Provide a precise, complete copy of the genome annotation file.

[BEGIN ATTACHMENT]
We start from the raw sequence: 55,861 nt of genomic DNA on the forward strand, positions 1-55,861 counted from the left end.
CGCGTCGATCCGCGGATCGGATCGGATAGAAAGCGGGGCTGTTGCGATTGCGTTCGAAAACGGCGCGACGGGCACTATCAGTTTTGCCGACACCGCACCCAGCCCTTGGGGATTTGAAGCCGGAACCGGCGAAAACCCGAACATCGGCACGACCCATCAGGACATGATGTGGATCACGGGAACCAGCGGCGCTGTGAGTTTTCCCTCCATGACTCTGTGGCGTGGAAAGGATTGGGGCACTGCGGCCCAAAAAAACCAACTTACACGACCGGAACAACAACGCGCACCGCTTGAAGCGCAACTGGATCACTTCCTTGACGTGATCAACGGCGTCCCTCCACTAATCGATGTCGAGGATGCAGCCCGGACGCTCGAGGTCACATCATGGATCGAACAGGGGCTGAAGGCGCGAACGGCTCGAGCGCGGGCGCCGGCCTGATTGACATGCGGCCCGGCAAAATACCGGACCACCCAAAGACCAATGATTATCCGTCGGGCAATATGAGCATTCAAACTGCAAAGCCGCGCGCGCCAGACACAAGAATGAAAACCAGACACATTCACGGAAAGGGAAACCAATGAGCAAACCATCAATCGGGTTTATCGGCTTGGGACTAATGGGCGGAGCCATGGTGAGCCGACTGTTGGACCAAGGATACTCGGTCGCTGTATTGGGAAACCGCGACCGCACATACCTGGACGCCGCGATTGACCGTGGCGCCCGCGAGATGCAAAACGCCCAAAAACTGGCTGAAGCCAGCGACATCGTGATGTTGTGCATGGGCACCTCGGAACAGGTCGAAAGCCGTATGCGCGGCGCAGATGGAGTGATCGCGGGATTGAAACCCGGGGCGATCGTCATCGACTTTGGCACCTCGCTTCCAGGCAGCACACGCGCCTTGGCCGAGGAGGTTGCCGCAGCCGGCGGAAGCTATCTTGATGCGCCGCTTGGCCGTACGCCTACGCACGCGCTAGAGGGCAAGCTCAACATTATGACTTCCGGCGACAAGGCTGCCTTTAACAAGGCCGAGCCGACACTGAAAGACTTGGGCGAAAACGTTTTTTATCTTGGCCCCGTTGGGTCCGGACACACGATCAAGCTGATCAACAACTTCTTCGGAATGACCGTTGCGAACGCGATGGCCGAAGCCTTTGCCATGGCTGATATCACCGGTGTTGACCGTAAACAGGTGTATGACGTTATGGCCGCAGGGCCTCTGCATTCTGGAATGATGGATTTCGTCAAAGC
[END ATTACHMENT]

We start from the raw sequence: 55,861 nt of genomic DNA on the forward strand, positions 1-55,861 counted from the left end.
CGCGTCGATCCGCGGATCGGATCGGATAGAAAGCGGGGCTGTTGCGATTGCGTTCGAAAACGGCGCGACGGGCACTATCAGTTTTGCCGACACCGCACCCAGCCCTTGGGGATTTGAAGCCGGAACCGGCGAAAACCCGAACATCGGCACGACCCATCAGGACATGATGTGGATCACGGGAACCAGCGGCGCTGTGAGTTTTCCCTCCATGACTCTGTGGCGTGGAAAGGATTGGGGCACTGCGGCCCAAAAAAACCAACTTACACGACCGGAACAACAACGCGCACCGCTTGAAGCGCAACTGGATCACTTCCTTGACGTGATCAACGGCGTCCCTCCACTAATCGATGTCGAGGATGCAGCCCGGACGCTCGAGGTCACATCATGGATCGAACAGGGGCTGAAGGCGCGAACGGCTCGAGCGCGGGCGCCGGCCTGATTGACATGCGGCCCGGCAAAATACCGGACCACCCAAAGACCAATGATTATCCGTCGGGCAATATGAGCATTCAAACTGCAAAGCCGCGCGCGCCAGACACAAGAATGAAAACCAGACACATTCACGGAAAGGGAAACCAATGAGCAAACCATCAATCGGGTTTATCGGCTTGGGACTAATGGGCGGAGCCATGGTGAGCCGACTGTTGGACCAAGGATACTCGGTCGCTGTATTGGGAAACCGCGACCGCACATACCTGGACGCCGCGATTGACCGTGGCGCCCGCGAGATGCAAAACGCCCAAAAACTGGCTGAAGCCAGCGACATCGTGATGTTGTGCATGGGCACCTCGGAACAGGTCGAAAGCCGTATGCGCGGCGCAGATGGAGTGATCGCGGGATTGAAACCCGGGGCGATCGTCATCGACTTTGGCACCTCGCTTCCAGGCAGCACACGCGCCTTGGCCGAGGAGGTTGCCGCAGCCGGCGGAAGCTATCTTGATGCGCCGCTTGGCCGTACGCCTACGCACGCGCTAGAGGGCAAGCTCAACATTATGACTTCCGGCGACAAGGCTGCCTTTAACAAGGCCGAGCCGACACTGAAAGACTTGGGCGAAAACGTTTTTTATCTTGGCCCCGTTGGGTCCGGACACACGATCAAGCTGATCAACAACTTCTTCGGAATGACCGTTGCGAACGCGATGGCCGAAGCCTTTGCCATGGCTGATATCACCGGTGTTGACCGTAAACAGGTGTATGACGTTATGGCCGCAGGGCCTCTGCATTCTGGAATGATGGATTTCGTCAAAGC